As a major supplier to the military and aerospace industries, Renesas' product development methodologies reflect experience designing products to meet the highest standards for reliability and performance in challenging environments.

Manufacturing & Test Information

As a major supplier to the military and aerospace industries, Renesas' product development methodologies reflect experience designing products to meet the highest standards for reliability and performance in challenging environments.

The low dose rate ionizing dose response of semiconductors has become a key issue in space applications. Renesas is addressing this market by wafer-by-wafer low dose rate acceptance testing as a complement to current high dose rate acceptance testing.

Renesas is one of only a few RHA Defense Logistics Agency (Land and Maritime) QML suppliers. All of Renesas' radiation hardened SMD products are MIL-PRF-38535/QML compliant and are 100% burned in.


Harsh Environment A/D Converters

Low-power A/D converter for FemtoCharge™ technology on a standard CMOS process

Harsh Environment Amplifiers

Amplifiers to meet the highest reliability and performance standards for harsh environments

Harsh Environment Comparators

Monolithic, quad, precision comparators for accurate, high-speed, signal level detection

Harsh Environment Data Communications ICs

Receivers, line drivers and encoder-decoders for data communications applications

Harsh Environment Digital Controlled Potentiometers (DCPs)

Single, dual and quad DCPs implemented with a combo of resistor elements and CMOS switches

Harsh Environment Half, Full Bridge and Three Phase FET Drivers

Drivers optimized for PWM motor control and UPS system applications

Harsh Environment Isolated PWM Switching Controllers

Single-ended, current mode controllers for boost, flyback and isolated output configurations

Harsh Environment Microprocessors and Peripherals

Microprocessors and peripherals for space and harsh environment applications

Harsh Environment RS-485/RS-422 Serial Interface

ESD protected transmitter/receiver devices that meet balanced communication standards

Harsh Environment SAR A/D Converters

12-bit analog-to-digital converters that are qualified to QML Class Q military standards

Harsh Environment Sample and Hold Converters

Sample and hold amplifiers for use in precision, high-speed data acquisition systems

Harsh Environment Switches/MUXs/Crosspoints

Devices that offer excellent performance across a wide input voltage range

Harsh Environment Transistor Arrays

Devices that consist of 5 dielectrically isolated transistors on a common monolithic substrate

Product Selector: Harsh Environment Products

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Type Title Date
Brochure PDF 5.02 MB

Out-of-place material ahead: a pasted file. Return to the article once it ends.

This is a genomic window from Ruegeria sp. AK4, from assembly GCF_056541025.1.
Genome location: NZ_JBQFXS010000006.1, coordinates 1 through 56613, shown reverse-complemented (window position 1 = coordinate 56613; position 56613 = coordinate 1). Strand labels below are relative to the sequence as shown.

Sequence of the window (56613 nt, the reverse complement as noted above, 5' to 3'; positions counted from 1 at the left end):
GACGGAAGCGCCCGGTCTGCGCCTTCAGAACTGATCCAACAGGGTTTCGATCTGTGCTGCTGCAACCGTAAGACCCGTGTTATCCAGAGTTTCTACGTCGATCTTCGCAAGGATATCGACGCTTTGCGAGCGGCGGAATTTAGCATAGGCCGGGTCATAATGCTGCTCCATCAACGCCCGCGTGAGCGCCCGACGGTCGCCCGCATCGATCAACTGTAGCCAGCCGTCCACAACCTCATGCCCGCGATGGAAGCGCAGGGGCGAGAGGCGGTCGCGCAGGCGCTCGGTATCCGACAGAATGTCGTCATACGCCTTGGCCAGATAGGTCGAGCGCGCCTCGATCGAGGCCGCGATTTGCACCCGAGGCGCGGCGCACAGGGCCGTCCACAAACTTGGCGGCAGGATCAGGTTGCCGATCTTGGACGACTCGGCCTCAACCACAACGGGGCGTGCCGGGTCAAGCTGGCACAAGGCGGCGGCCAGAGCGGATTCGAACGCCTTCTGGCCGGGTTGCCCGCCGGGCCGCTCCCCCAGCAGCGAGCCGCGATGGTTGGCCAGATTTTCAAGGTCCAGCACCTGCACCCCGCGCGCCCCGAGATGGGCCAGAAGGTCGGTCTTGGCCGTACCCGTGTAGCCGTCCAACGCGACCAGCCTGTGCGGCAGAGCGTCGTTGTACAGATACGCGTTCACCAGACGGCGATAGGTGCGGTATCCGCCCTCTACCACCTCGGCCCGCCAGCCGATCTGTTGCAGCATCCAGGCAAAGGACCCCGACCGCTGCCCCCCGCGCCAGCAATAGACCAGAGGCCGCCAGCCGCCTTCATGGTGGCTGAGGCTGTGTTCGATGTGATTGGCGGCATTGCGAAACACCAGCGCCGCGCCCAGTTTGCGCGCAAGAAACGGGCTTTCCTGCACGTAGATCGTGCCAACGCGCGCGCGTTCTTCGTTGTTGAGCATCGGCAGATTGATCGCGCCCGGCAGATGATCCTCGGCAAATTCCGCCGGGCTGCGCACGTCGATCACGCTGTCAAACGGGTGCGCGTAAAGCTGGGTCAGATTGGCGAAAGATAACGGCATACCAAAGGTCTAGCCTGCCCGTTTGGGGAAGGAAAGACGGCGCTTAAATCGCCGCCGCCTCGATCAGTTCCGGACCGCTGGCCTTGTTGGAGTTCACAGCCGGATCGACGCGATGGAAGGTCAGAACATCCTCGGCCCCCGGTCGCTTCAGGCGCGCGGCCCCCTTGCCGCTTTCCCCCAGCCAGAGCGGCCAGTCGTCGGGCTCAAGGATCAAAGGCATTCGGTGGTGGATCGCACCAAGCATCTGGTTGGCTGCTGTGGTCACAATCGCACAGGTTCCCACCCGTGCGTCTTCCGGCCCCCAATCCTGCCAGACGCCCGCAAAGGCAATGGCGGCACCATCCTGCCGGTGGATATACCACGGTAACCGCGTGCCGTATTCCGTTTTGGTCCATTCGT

Application Note PDF 341 KB
2 items
Are Your ICs Ready for the Real Space Environment?

Over the past 19 years, the space industry has placed a higher value on understanding the effects that long-term, low dose radiation can have on ICs. Intersil's radiation testing specialist Nick van Vonno discusses why this shift has occurred and what we are doing to address this change.


There are many different types of radiation, and indeed Intersil addresses two of these. Intersil addresses total dose testing which is basically gamma rays. Okay, and at both high and low dose rate, as we'll get into later. Intersil also addresses single event effects of a fairly broad range, and those are typically addressed by heavy ion testing.

Low dose rate testing, you have to contrast this really in order to understand this. You have to look historically at how total dose testing which is done with gamma rays, how that's been performed. Historically this has been performed at what we call high dose rate, and typically to put this in some numbers, that would run somewhere in the range of 50rad to 300rad/s.

Low dose rate, on the other hand, is a much, much slower dose rate. The generally accepted number, and the one we perform our work in, is 0.01rad/s. You see how far that's away from 300rad a second. And that can also be expressed as 10mrad/s if you'd like.

Now why are we goofing with that? And the answer is that the low dose rate is what happens in space. Dose rates in space are almost uniformly low to the order of 10mrad/s. Low dose rate radiation testing has been a, let's call it a hot topic in silicon advanced research since about 1992, okay? In 1992, some researchers out at Mich research came up with a very unusual finding which showed that certain parts that looked very good at high dose rate degrade with amazing rapidity, orders and orders of magnitude, worse at low dose rate. And so, that was not a fully intuitive result, and indeed it had to be repeated, and in the intervening 19 years there is a very large amount of work that's been done on low dose rate effects. And, as we've learned about how different parts react in low dose rate, we've, as an industry, we've swung over more towards a low dose rate testing emphasis rather than a high dose rate testing emphasis.

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